Progress of the War. Friday. ALLIES' DARING AIRMEN Antwerp, where the Germans are busily building submarines, and Zeebrugge, already an established enemy submarine base, were visited by British air- men yesterday morning. Starting by moonlight, Flight Sub-Lieutenant Frank G. Andreae and Flig—< Lieutenant John P. Wilson attacked Antwerp and Zeebrugge respectively. The former dropped four bombs in the course of what the Admiralty describes as a successful air attack. Flight Lieutenant Wilson set out to reconnoitre over Zeebrugge. Whilst doing so he observed two submarines lying along- side the Mole, and attacked them, dropping four bombs with, it is believed, successful results." Both officers returned safely. Another air attack, made by Belgian aviators on the night of Tuesday upon the German aviation camp of Handzaeme and the railway junction of Cortemarck, was announced in yesterday's Paris communique. Paris also described incidents in the mine war- fare that is being conducted at various points on the Western front. German counter-attacks, designed to redeem the results of the recent French success in the Bois-le-Pretre, have been unavailing. There our Allies took 140 prisoners, of whom three were officers. A French steamer, the Emma, was sunk by tor- pedo from a German submarine on Wednesday afternoon off Beachy Head. No warning was given. Of the crew of 19, all but two-rescued by a de- stroyer after they had been 1 hours in the water- were drowned. Lord Kitchener is among the first to respond to the King's appeal on the subject of drink and muni- tioM of war contained in his Majesty's letter to Mr. Lloyd George, which was published yesterday. The Secretary for War has issued instructions that for the remainder of the war no alcoholic drink is to be used in his household. Saturday. # GERMAN THREATS Communications between the Governments of Great Britain and Germany, by way of Washington, as to the treatment of German submarine crews held prisoners in this country were published yesterday by the Press Bureau. The German Government pro- tested against the British Admiralty's decision not to accord to officers and crews of German submarines who have become prisoners the treatment due to them as prisoners of war." It added the threat that for each member of the crew of a submarine made prisoner a British Army officer held prisoner of war iin Germany will receive corresponding harsher treatment." m Sir Edward Grey in his reply conend to no threat of retaliation- He contented himself with the recital of certain facts. They are that German prisoners from submarines are being better fed and clothed than British prisoners of equal rank in Germany; that they were engaged be-fore capture in sinking innocent British and neutral merchant ships and in "wantonly killing non-combatants"; and that they cannot therefore be regarded as honourable opponents, but as persons who, at the orders of their Government, have offended against the law of nations and common humanity. The reply concludes with a crushing reminder that during the war our sailors have rescued from the sea. more than 1,000 officers and men of the German Navy. These rescues have involved, sometimes danger to our men, sometimes prejudice to British naval operations. Not a single officer or man of the Royal Navy has been rescued by the Germans. 14, A communique issued in Petrograd yesterday de- scribed in considerable detail operations on the Eastern frontiers. The main fighting has again been west of the Niemen and in the Carpathians. In both quarters the Russians are pressing forward. Heavy fighting is taking place for the mastery of the Uszok Pass of the Carpathians, and here the Russians are carrying successive ridges under condi- tions of great difficulty. The Austrian^* have brought reinforcements against the Russian right in this region, but they have been repulsed with heavy losses. The Times" special correspondent with the Russian Armies describes the conditions in Priemvsl at its surrender. While the officers of the garrison lived in luxury at hotels their men felt the last extremities of starvation, buying for food cats and dogs at famine prices. 1 Monday. BULGARIANS RAID SERBIA Bands of Bulgarians have made a raid into Serbia and have been met by Serbian troops. Considerable fighting has occurred, the Serbians reporting about 60 killed and many wounded. The Bulgarian raiderg are said to have worn military uniforms. Their attack was repulsed by a Serbian regiment, and they were driven from the field, carrying their wounded with them. Official reports continue to give exoellnt accounts of the Russian advance in the Carpathians. The communique issued in Petrograd on Saturday showed that more progress has been made, particu- larly in the direction of the Uszok Pass. "The Times" correspondent with the Russian forces describes in a dispatch published to-day the desperate fighting in the Dukla Pass of the Car- pathians. He reports that the defence of the Car pathians is the last effort that Austria-Hungary can muster, and that if her troops fail there nothing can prevent a Russian invasion of Hungary. There has again been little activity on the Wes- tern front. Yesterday's afternoon communique said bluntly that there was "nothing to report." Tuesday. SERIOUS DAMAGE Bi ALLIES' AIRMEN The King commanded that after to-day no wine, spirits, or beer shall be consumed in any of his houses. Petrograd issued yesterday a communique which throws a good deal of light on the fighting in the Carpathians. From Bartfeld, south-east of the Dukla Pass, and eastwards along the front between the Meso Laborcz and Uzsok Passes there has been very heavy fighting, the Russians everywhere going forward and making many prisoners. The Russian Fleet, says the same announcement, has been en- gaged, at long range, in the Black Sea off the Crimea coast, with the Goeben and the Breslau, which were pursued until darkness set in and then attaoked under cover of night by Russian torpedo- boats. The place where this attack was made is stated to be 100 miles from the Bosporus. Paris again reported yesterday nothing of im. portance on the Western front. The communique had, however, an unusual interest as establishing the results of the British air raid in Belgium on March 26. Information has reached the French authorities which shows that an airship shed at Berghen-Sainte- Agathe was seriously damaged, as was the airship inside it. At Hoboken, near Antwerp, where the Germans were building submarines, the shipbuilding yard was set on fire, two submarines destroyed, and a third damaged. Forty German workmen were killed and 62 wounded. Three more victim of the German submarine blockade" have to be reported. They are the British steamers Olivine and City of Bremen, and the Russian vessel Hermes. The crews of the Olivine and the Hermes were rescued. In the case of the City of Bremen four men were drowned, but the captain and 12 of the crew were landed at Pen- zancc. Thursday A French official statement places the number of German officers lost before March 15th at 1,275. German submarines have claimed two more "victories." They sank the Cardiff steamer North- lands and the Grimsby trawler Acoutha. The Russians report having made further great progress in the Carpathians. Considerable achieve- ments are also claimed by the Belgians and the French on the Western Front. The" Times correspondent at Washington states that American opinion is very bitter against Ger- many in regard to the sinking of the liner Falaba.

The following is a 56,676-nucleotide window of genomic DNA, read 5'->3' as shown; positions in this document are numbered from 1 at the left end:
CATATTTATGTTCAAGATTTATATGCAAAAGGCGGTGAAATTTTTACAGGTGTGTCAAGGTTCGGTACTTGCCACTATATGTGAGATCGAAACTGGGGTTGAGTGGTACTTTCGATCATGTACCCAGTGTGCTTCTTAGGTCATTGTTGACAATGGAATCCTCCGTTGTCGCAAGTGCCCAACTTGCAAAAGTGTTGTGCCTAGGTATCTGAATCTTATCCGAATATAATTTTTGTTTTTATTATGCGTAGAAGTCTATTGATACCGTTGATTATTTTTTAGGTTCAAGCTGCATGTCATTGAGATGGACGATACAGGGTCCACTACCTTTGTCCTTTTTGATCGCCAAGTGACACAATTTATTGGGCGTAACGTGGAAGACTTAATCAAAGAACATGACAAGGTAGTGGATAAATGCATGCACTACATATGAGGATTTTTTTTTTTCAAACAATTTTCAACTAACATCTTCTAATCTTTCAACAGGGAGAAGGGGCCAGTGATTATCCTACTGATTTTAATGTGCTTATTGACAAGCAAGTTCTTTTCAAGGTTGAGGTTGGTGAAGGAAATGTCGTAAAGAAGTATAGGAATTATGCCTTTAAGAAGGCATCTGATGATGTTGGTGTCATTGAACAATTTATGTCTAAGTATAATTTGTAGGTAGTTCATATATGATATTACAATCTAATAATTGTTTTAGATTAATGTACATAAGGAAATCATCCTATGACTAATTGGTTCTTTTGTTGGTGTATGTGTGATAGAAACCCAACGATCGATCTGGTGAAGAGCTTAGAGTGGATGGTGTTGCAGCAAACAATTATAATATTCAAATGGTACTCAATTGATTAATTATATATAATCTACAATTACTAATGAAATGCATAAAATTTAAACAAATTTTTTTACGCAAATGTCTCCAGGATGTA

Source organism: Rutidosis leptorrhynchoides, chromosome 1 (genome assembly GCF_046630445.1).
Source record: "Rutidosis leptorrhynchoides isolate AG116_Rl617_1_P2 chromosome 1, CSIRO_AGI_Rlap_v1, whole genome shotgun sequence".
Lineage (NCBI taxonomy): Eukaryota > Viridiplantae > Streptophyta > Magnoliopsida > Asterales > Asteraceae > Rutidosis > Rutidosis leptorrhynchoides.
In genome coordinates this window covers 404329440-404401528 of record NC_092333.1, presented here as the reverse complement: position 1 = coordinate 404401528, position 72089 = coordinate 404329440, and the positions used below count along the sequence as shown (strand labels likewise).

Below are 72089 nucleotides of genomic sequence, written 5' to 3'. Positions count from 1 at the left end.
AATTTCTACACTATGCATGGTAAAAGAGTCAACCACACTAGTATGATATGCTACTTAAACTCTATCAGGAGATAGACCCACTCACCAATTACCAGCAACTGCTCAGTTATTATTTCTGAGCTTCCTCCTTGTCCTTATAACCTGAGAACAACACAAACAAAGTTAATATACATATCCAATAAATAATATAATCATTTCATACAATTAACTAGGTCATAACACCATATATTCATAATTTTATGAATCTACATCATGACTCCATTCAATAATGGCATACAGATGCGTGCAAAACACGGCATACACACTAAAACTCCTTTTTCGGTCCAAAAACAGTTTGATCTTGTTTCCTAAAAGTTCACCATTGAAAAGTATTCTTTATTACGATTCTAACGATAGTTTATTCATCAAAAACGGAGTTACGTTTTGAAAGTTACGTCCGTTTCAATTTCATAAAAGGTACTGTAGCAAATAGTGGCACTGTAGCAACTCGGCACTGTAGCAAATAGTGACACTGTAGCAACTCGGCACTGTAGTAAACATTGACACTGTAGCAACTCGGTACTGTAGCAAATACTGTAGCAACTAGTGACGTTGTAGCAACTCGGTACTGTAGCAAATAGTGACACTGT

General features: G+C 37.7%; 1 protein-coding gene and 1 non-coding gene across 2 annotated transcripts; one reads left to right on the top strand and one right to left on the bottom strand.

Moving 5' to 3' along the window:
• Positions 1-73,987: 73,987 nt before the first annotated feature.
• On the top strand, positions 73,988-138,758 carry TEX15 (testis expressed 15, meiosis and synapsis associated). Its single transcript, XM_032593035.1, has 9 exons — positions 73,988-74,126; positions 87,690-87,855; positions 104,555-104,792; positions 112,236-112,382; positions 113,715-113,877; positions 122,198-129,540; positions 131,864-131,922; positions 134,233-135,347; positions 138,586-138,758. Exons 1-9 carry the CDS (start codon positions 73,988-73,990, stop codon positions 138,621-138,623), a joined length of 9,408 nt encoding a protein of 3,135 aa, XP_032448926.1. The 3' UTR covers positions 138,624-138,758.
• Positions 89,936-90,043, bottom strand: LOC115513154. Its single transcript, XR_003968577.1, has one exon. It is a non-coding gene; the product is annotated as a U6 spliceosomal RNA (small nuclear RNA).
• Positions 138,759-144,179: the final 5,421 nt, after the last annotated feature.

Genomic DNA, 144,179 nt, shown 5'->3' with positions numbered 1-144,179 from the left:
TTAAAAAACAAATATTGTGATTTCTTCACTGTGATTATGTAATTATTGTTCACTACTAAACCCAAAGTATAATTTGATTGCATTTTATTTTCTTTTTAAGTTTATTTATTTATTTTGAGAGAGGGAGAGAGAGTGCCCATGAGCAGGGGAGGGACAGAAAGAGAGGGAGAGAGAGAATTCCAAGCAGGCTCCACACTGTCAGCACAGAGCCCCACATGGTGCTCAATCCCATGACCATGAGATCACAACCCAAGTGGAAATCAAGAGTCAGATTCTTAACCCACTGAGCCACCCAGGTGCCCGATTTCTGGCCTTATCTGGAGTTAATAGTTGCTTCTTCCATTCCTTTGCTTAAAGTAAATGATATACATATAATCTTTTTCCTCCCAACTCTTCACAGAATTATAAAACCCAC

WAR JOTTINGS Trooper Lewis, of the Pembroke Yeomanry, son of Mr. Lewis, Penlan, was home at Llanarth on leave last week, looking very fit and well. Trooper Lewis has distinguished himself as a marksman and runner, all his friends watch his career with interest and wish him the best of luck. Lieutenant Vidian Jones, R.N., New Quay, has been home for a few days furlough, and Privates T. Evans Jones, Garsey View, and Morley Jenkins, Milford House, New Quay, were also home over the week-end. Mr. David Jones, Llwynwermod, New Quay, has joined the colours, and is at present at Swansea. Congratulations to Sapper T. Hywel John, only son of the Rev. J. John and Mrs. John, Holmesdale, Llanstephan, who has been granted a commission in the 15th Service Battalion (Carmarthenshirel of the Welsh Army Corps, stationed at Rhyl. Lieutenant John joined the Royal Engineers early in August last. Sergt. Rupert Rees, P.I.Y., is home at Llan- stephan at present recuperating after a severe attack of the "Sue" at Llandilo. Sapper T. Hywel John, R.E., stationed at Cambridge, Corporal Tom John, and Pte. William Williams (9th Welsh) and Trooper John Williams, P.I.Y., also had a few days' furlough over Easter. They look lit and well and eager for the fray, but, unfortunately, they cannot enthuse the blood of any of the local young stand- backs. Second Lieutenant Harold Gostwick May, M.A., of the 1st Dorset Regiment, who died from wounds, was Games Master at Llandovery College for two years. He was a brilliant bat and wicket keeper at cricket and a first-class footballer. He was a man of great versatility and an artist of considerable repute, some of his sketches recently appearing in the "London Illustrated News." He left Llan- dovery some two years ago for Clifton College, from whence he took up a mastership at Sherborne Col- lege. About 200 Llandovery boys have joined the oolours. Capt. S. S. Dillon (Royal Irish Rifles) and Lieut. M. G. Richards (Lancashire Regiment) have been wounded. The former has been mentioned in dispatches. Three masters on the College staff have enlisted, in the persons of Messrs. P. E. H. Wise- man, S. H. Lockyer, and F. Davies. Another unit of the Welsh Field Co., Royal Engineers, is being raised at Carmarthen and Llan- elly on similar lines to that recruited in November last. Men with trades, and those who are horse- men, are wanted, and engineer pay will be granted in addition to the ordinary army pay. Application for particulars should be made to Major Francis, Welsh Field Company, R.E., Cambridge. Sapper Thomas Howell John, of the Royal En- gineers, now in training at Cambridge, son of the Rev. J. John, Congregational minister, Llanatephan, has been granted a commission in the 15th Service Battalion (Carmarthenshire) of the Welsh Army Corps, stationed at Rhyl. Lieut. John was formerly an electrician at Llanelly. The Rev. J. John has taken an active part in the recruiting campaign in the oounty, being a very eloquent Welsh speaker. We understand that the Pembroke Yeomanry Re- serve are not going to Ludlow as was at one time intended. The regiment has vacancies for recruits just at present, and they are inviting eligible young fellows in the three counties to join, the intention being to form a new sqadron. There must be many young men in West Wales who are fit for service, and they cannot do better than join this fine old regiment whose history dates back to the French invasion of Fishguard, and which is under the com- mand of that popular gentleman, Col. F. Lort Phillips.